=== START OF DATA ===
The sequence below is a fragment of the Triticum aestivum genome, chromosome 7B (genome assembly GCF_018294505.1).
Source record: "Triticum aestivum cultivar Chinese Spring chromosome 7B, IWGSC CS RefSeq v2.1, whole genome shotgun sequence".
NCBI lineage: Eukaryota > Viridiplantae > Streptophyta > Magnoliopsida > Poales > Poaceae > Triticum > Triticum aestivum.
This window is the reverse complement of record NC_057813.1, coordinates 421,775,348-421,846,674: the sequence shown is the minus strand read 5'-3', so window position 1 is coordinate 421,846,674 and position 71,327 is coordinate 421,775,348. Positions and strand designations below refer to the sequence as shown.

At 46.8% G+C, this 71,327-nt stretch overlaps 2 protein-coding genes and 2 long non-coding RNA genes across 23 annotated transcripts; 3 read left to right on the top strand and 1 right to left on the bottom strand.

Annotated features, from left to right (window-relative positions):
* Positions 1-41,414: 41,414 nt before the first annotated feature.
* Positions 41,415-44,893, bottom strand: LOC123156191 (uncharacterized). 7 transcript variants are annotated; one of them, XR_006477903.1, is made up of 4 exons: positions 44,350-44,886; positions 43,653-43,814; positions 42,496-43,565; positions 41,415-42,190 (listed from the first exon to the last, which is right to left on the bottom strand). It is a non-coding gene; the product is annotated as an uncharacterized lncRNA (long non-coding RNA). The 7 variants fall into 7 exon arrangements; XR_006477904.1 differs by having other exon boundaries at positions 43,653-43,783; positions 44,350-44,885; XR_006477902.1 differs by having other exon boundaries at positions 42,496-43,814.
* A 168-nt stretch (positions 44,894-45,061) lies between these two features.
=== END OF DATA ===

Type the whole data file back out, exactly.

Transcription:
The sequence below is a fragment of the Triticum aestivum genome, chromosome 7B (genome assembly GCF_018294505.1).
Source record: "Triticum aestivum cultivar Chinese Spring chromosome 7B, IWGSC CS RefSeq v2.1, whole genome shotgun sequence".
NCBI lineage: Eukaryota > Viridiplantae > Streptophyta > Magnoliopsida > Poales > Poaceae > Triticum > Triticum aestivum.
This window is the reverse complement of record NC_057813.1, coordinates 421,775,348-421,846,674: the sequence shown is the minus strand read 5'-3', so window position 1 is coordinate 421,846,674 and position 71,327 is coordinate 421,775,348. Positions and strand designations below refer to the sequence as shown.

At 46.8% G+C, this 71,327-nt stretch overlaps 2 protein-coding genes and 2 long non-coding RNA genes across 23 annotated transcripts; 3 read left to right on the top strand and 1 right to left on the bottom strand.

Annotated features, from left to right (window-relative positions):
* Positions 1-41,414: 41,414 nt before the first annotated feature.
* Positions 41,415-44,893, bottom strand: LOC123156191 (uncharacterized). 7 transcript variants are annotated; one of them, XR_006477903.1, is made up of 4 exons: positions 44,350-44,886; positions 43,653-43,814; positions 42,496-43,565; positions 41,415-42,190 (listed from the first exon to the last, which is right to left on the bottom strand). It is a non-coding gene; the product is annotated as an uncharacterized lncRNA (long non-coding RNA). The 7 variants fall into 7 exon arrangements; XR_006477904.1 differs by having other exon boundaries at positions 43,653-43,783; positions 44,350-44,885; XR_006477902.1 differs by having other exon boundaries at positions 42,496-43,814.
* A 168-nt stretch (positions 44,894-45,061) lies between these two features.